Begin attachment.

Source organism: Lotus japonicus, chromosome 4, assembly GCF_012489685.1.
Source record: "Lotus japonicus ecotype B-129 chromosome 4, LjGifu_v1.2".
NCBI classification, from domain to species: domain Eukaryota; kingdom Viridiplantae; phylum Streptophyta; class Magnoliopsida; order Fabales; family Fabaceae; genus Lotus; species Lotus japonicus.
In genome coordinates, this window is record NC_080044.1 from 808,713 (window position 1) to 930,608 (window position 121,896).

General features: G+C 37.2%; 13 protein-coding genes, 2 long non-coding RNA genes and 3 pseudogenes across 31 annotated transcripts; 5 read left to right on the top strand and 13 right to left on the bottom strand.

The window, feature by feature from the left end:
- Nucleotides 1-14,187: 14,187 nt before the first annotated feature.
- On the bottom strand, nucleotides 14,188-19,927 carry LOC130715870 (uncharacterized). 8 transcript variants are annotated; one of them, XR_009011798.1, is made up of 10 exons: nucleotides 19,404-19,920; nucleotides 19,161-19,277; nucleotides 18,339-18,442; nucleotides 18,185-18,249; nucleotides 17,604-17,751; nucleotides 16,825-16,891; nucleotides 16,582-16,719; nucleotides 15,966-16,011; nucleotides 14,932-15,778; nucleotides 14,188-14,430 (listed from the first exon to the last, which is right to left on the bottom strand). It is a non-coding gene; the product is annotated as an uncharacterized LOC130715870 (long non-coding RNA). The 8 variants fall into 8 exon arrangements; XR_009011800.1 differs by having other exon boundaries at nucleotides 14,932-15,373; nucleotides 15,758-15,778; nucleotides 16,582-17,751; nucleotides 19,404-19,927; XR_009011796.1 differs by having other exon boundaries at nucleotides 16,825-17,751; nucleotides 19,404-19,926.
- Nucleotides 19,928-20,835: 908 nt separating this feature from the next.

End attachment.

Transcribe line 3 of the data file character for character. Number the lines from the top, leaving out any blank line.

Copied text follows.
NCBI classification, from domain to species: domain Eukaryota; kingdom Viridiplantae; phylum Streptophyta; class Magnoliopsida; order Fabales; family Fabaceae; genus Lotus; species Lotus japonicus.